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  • Frustrated Newbie

    First, thank you for taking the time to read this. Any advise or comments are appriciated.

    After sitting for the second time I finally passed exam 1/P. I was so excited I thought I would burst, but as time went on that has faded. I have been applying non-stop for entry level possitions and I even have a head hunter helping me and I have not so much as heard one word from any of them. The day we got the results back I started the process and now im just frustrated. Ive never had to work this hard just to get a response before. Even someone saying "no thanks" would be better than just being ignored! What am I doing wrong? I have been only applying via the internet, and whatever work (sometimes i wonder) my headhunter is doing. Is there a better process to do this in? Unfortunatly no one at my college ever told me about being an actuary (didnt even know what one was till after i graduated) so I have been out of school for a bit now, im 26yrs old, and dont have any contacts in the field.

    So I ask again... what am I doing wrong? Should i be calling the companies and sending letters out?

    I suppose i just needed to vent a little frustration. Thank you for listening... and again any advise or comments are very welcome.

    Z

  • #2
    Originally posted by Zzasrix
    First, thank you for taking the time to read this. Any advise or comments are appriciated.

    After sitting for the second time I finally passed exam 1/P. I was so excited I thought I would burst, but as time went on that has faded. I have been applying non-stop for entry level possitions and I even have a head hunter helping me and I have not so much as heard one word from any of them. The day we got the results back I started the process and now im just frustrated. Ive never had to work this hard just to get a response before. Even someone saying "no thanks" would be better than just being ignored! What am I doing wrong? I have been only applying via the internet, and whatever work (sometimes i wonder) my headhunter is doing. Is there a better process to do this in? Unfortunatly no one at my college ever told me about being an actuary (didnt even know what one was till after i graduated) so I have been out of school for a bit now, im 26yrs old, and dont have any contacts in the field.

    So I ask again... what am I doing wrong? Should i be calling the companies and sending letters out?

    I suppose i just needed to vent a little frustration. Thank you for listening... and again any advise or comments are very welcome.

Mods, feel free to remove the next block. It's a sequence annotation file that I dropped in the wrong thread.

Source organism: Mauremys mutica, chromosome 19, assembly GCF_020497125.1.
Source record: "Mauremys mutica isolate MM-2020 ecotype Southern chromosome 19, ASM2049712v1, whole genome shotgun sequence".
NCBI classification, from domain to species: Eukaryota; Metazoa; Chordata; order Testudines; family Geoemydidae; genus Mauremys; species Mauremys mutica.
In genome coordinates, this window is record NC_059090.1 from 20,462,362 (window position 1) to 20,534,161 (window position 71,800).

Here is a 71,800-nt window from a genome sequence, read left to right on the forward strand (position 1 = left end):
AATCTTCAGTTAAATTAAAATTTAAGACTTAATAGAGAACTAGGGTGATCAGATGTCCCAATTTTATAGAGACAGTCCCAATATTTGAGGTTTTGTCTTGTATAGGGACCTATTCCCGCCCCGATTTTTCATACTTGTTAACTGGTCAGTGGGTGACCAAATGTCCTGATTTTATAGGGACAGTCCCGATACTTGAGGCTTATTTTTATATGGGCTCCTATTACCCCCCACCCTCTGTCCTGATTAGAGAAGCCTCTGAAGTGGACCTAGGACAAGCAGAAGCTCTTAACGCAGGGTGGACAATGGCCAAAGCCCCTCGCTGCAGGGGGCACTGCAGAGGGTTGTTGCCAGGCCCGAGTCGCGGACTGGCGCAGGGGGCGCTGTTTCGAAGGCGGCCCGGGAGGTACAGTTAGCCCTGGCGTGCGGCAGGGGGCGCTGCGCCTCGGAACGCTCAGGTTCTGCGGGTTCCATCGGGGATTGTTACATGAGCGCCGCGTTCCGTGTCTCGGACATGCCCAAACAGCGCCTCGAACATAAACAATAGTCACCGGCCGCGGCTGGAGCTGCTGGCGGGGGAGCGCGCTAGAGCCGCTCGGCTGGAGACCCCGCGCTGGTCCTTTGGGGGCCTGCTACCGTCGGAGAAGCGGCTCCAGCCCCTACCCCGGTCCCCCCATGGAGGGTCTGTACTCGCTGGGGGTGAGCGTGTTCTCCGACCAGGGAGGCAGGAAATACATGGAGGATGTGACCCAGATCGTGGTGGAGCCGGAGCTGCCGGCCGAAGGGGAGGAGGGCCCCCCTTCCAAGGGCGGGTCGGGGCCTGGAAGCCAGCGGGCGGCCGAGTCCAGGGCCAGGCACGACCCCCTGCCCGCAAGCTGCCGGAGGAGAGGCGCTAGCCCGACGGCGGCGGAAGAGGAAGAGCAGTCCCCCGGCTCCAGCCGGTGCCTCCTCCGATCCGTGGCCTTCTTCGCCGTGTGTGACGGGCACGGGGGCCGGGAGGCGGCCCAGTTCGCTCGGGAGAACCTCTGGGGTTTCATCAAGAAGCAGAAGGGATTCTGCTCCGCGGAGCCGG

Z
    Depending on where you live, it can really make the process difficult.

    Don't worry about your age - it's not a big thing. Career-changers in the actuarial field are not uncommon at all. However, understand that you are competing with other candidates that have majored in actuarial science and are graduating with 3-4 exams.

    I would say keep trying. Don't give up. Keep sending out those resumes and keep inquiring about positions - you'll get a contact sooner or later.

    PM me for more information.

    Comment


    • #3
      Don't let HR touch your resumé. It'll be "processed" and "filed."
      Whether you are the lion or the gazelle, when the sun comes up, you better be running.

      Comment


      • #4
        Frustrated

        If you are looking only where you live, which I understand is Florida, this may be hard, because there are relatively few jobs there. The most jobs are in New England/New York area and the Midwest. If you expand your search nationwide, you will have better chances.

        Also, other things to do to improve your chances:
        - Pass more exams. Until you have three exams passed, having too many exams is not an obstacle. And exam FM is a very reasonable test.
        - Learn to do tricks with Excel (e.g., macros, vlookup, pivot tables) and to manage databases (e.g., Access).
        - If you want to work in a P/C company, learn SAS.
        - Get some VEE certifications (New England Actuarial Seminars is probably the cheapest way to go).
        - Finally, you might consider going back to graduate school for a year or so and taking some graduate classes in actuarial science, not necessarily to get a degree. As I see it, the best place to go is Illinois State, because this is where I teach those classes, but there are many places that have graduate programs -- look them up at www.beanactuary.org.

        And keep on applying, push it. If you like this field and you really want it, why not?
        By the way, studying for the third exam (SOA M especially, called so because M = Mother of all Exams) may be a good way to find out if you really like this field.
        Although many P/C actuaries are quite happy living their lives without any connection to multiple decrements, uniform distribution of deaths or constant force of mortality.

        All the best.
        Yours,
        Krzys'
        Last edited by krzysio; October 5 2005, 09:46 PM.
        Want to know how to pass actuarial exams? Go to: smartURL.it/pass

        Comment


        • #5
          An honest advice

          Hi,

          Why do you want to change your career? Are you 100% sure that actuary is the best career choice for YOURSELF? One of the reason might be you only pass one and you're not in school anymore. From SOA passing candidates list, you will get the answer why passing one exam is too less now although it's possible to fina an entry level job with one exam for U.S citizen or PR.

          The following is my advice:

          1. make sure you really want to be an actuary
          2. pass more exam, up to 3
          3. keep trying, you can contact companies by yourself, I got my offer after 8 monthes job hunting but it is normal for international student. Don't lose your confidence if you believe actuary is what you want to be
          4. good luck.

          Comment


          • #6
            Originally posted by Terry
            2. pass more exam, up to 3
            I've heard that, or similar, several times: is it a negative to have passed too many exams?